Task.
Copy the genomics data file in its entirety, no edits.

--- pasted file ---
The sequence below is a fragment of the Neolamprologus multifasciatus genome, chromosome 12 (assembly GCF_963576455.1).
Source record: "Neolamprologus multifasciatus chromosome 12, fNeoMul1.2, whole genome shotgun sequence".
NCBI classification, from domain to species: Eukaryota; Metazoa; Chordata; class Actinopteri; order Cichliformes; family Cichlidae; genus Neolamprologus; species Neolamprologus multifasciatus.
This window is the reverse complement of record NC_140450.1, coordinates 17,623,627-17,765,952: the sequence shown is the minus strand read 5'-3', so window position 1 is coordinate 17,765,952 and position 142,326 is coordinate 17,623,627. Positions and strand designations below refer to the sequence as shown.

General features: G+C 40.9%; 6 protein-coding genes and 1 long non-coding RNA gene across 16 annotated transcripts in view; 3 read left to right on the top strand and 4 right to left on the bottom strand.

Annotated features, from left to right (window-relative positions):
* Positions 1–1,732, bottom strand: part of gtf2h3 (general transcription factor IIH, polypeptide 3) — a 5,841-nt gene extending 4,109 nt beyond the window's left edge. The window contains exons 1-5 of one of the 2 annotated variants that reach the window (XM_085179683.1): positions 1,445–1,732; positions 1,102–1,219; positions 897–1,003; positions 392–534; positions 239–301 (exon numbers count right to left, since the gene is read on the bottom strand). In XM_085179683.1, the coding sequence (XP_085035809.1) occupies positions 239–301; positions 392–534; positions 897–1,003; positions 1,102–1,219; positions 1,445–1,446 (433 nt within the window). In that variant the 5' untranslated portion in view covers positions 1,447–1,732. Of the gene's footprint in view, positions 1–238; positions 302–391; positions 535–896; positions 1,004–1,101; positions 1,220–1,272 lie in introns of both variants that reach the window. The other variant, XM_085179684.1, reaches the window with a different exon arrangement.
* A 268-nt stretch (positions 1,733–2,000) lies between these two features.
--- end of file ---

The sequence below is a fragment of the Neolamprologus multifasciatus genome, chromosome 12 (assembly GCF_963576455.1).
Source record: "Neolamprologus multifasciatus chromosome 12, fNeoMul1.2, whole genome shotgun sequence".
NCBI classification, from domain to species: Eukaryota; Metazoa; Chordata; class Actinopteri; order Cichliformes; family Cichlidae; genus Neolamprologus; species Neolamprologus multifasciatus.
This window is the reverse complement of record NC_140450.1, coordinates 17,623,627-17,765,952: the sequence shown is the minus strand read 5'-3', so window position 1 is coordinate 17,765,952 and position 142,326 is coordinate 17,623,627. Positions and strand designations below refer to the sequence as shown.

General features: G+C 40.9%; 6 protein-coding genes and 1 long non-coding RNA gene across 16 annotated transcripts in view; 3 read left to right on the top strand and 4 right to left on the bottom strand.

Annotated features, from left to right (window-relative positions):
* Positions 1–1,732, bottom strand: part of gtf2h3 (general transcription factor IIH, polypeptide 3) — a 5,841-nt gene extending 4,109 nt beyond the window's left edge. The window contains exons 1-5 of one of the 2 annotated variants that reach the window (XM_085179683.1): positions 1,445–1,732; positions 1,102–1,219; positions 897–1,003; positions 392–534; positions 239–301 (exon numbers count right to left, since the gene is read on the bottom strand). In XM_085179683.1, the coding sequence (XP_085035809.1) occupies positions 239–301; positions 392–534; positions 897–1,003; positions 1,102–1,219; positions 1,445–1,446 (433 nt within the window). In that variant the 5' untranslated portion in view covers positions 1,447–1,732. Of the gene's footprint in view, positions 1–238; positions 302–391; positions 535–896; positions 1,004–1,101; positions 1,220–1,272 lie in introns of both variants that reach the window. The other variant, XM_085179684.1, reaches the window with a different exon arrangement.
* A 268-nt stretch (positions 1,733–2,000) lies between these two features.